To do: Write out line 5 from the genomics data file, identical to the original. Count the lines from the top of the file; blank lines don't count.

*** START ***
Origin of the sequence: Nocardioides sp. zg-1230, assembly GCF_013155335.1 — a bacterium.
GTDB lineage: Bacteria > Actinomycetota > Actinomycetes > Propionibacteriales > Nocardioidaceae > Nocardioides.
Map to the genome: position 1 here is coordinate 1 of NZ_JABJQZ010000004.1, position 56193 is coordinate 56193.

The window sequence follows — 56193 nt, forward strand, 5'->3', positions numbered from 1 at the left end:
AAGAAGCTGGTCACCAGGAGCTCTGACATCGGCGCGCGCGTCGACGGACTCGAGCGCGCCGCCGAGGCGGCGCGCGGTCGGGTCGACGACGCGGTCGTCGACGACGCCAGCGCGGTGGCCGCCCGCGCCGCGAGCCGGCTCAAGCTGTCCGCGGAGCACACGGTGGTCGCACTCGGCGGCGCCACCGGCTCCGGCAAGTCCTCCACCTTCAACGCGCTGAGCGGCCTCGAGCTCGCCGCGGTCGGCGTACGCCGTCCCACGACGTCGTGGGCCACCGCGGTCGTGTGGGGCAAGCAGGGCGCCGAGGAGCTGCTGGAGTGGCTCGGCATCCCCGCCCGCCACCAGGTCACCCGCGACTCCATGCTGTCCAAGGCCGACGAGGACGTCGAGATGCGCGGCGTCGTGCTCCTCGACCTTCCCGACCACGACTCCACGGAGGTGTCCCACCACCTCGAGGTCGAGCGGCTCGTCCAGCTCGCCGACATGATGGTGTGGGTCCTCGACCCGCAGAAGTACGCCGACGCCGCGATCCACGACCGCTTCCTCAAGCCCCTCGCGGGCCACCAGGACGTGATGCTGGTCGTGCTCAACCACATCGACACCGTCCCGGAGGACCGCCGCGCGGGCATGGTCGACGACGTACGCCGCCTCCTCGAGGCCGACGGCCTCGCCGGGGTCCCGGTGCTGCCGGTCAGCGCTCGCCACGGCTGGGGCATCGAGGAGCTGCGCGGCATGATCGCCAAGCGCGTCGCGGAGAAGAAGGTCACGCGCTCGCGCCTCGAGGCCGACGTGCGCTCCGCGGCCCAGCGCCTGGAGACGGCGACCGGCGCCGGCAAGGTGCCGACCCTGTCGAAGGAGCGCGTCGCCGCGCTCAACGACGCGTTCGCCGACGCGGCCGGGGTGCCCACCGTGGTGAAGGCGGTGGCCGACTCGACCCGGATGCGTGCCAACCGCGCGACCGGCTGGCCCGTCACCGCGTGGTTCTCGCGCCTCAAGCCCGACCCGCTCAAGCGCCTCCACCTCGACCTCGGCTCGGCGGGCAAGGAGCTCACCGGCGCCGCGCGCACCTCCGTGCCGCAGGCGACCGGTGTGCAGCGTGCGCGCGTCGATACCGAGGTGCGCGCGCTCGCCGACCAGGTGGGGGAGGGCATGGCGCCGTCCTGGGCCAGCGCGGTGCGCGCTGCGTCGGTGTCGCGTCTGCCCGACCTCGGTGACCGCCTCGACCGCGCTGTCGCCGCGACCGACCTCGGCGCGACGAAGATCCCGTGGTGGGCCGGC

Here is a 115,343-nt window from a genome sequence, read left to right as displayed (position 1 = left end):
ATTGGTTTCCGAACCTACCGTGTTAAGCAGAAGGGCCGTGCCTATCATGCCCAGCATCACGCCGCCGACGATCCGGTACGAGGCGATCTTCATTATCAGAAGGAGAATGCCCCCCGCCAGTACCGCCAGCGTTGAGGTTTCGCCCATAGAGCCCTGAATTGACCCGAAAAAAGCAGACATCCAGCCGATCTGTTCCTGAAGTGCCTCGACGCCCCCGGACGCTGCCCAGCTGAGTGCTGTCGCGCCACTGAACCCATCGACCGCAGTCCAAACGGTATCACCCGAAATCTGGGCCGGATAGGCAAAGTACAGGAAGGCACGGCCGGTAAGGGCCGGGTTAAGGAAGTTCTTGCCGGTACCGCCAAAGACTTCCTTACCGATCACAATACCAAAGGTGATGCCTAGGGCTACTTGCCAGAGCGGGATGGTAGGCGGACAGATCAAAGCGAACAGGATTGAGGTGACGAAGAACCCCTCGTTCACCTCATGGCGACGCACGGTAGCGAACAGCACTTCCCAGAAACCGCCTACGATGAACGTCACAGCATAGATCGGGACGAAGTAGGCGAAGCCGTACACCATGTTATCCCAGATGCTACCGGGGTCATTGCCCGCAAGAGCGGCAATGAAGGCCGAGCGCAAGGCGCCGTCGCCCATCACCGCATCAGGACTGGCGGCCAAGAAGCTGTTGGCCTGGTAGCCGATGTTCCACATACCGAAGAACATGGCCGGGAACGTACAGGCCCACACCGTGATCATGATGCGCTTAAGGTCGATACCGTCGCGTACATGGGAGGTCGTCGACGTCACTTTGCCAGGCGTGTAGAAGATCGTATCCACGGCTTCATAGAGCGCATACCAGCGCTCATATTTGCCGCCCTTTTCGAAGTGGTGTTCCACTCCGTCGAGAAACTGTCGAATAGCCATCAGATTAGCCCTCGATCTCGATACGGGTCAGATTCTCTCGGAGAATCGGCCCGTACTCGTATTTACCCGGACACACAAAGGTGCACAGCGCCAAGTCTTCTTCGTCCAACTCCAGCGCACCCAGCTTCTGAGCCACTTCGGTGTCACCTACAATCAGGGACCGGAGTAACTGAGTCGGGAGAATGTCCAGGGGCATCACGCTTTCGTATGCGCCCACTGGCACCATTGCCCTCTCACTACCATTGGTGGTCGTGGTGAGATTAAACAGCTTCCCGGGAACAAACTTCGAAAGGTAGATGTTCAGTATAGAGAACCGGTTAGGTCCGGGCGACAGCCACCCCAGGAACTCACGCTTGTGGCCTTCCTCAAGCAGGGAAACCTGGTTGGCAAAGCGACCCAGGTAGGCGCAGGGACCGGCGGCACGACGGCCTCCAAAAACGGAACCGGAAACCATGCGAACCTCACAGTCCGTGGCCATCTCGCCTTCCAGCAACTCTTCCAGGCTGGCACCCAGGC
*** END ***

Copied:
AAGAAGCTGGTCACCAGGAGCTCTGACATCGGCGCGCGCGTCGACGGACTCGAGCGCGCCGCCGAGGCGGCGCGCGGTCGGGTCGACGACGCGGTCGTCGACGACGCCAGCGCGGTGGCCGCCCGCGCCGCGAGCCGGCTCAAGCTGTCCGCGGAGCACACGGTGGTCGCACTCGGCGGCGCCACCGGCTCCGGCAAGTCCTCCACCTTCAACGCGCTGAGCGGCCTCGAGCTCGCCGCGGTCGGCGTACGCCGTCCCACGACGTCGTGGGCCACCGCGGTCGTGTGGGGCAAGCAGGGCGCCGAGGAGCTGCTGGAGTGGCTCGGCATCCCCGCCCGCCACCAGGTCACCCGCGACTCCATGCTGTCCAAGGCCGACGAGGACGTCGAGATGCGCGGCGTCGTGCTCCTCGACCTTCCCGACCACGACTCCACGGAGGTGTCCCACCACCTCGAGGTCGAGCGGCTCGTCCAGCTCGCCGACATGATGGTGTGGGTCCTCGACCCGCAGAAGTACGCCGACGCCGCGATCCACGACCGCTTCCTCAAGCCCCTCGCGGGCCACCAGGACGTGATGCTGGTCGTGCTCAACCACATCGACACCGTCCCGGAGGACCGCCGCGCGGGCATGGTCGACGACGTACGCCGCCTCCTCGAGGCCGACGGCCTCGCCGGGGTCCCGGTGCTGCCGGTCAGCGCTCGCCACGGCTGGGGCATCGAGGAGCTGCGCGGCATGATCGCCAAGCGCGTCGCGGAGAAGAAGGTCACGCGCTCGCGCCTCGAGGCCGACGTGCGCTCCGCGGCCCAGCGCCTGGAGACGGCGACCGGCGCCGGCAAGGTGCCGACCCTGTCGAAGGAGCGCGTCGCCGCGCTCAACGACGCGTTCGCCGACGCGGCCGGGGTGCCCACCGTGGTGAAGGCGGTGGCCGACTCGACCCGGATGCGTGCCAACCGCGCGACCGGCTGGCCCGTCACCGCGTGGTTCTCGCGCCTCAAGCCCGACCCGCTCAAGCGCCTCCACCTCGACCTCGGCTCGGCGGGCAAGGAGCTCACCGGCGCCGCGCGCACCTCCGTGCCGCAGGCGACCGGTGTGCAGCGTGCGCGCGTCGATACCGAGGTGCGCGCGCTCGCCGACCAGGTGGGGGAGGGCATGGCGCCGTCCTGGGCCAGCGCGGTGCGCGCTGCGTCGGTGTCGCGTCTGCCCGACCTCGGTGACCGCCTCGACCGCGCTGTCGCCGCGACCGACCTCGGCGCGACGAAGATCCCGTGGTGGGCCGGC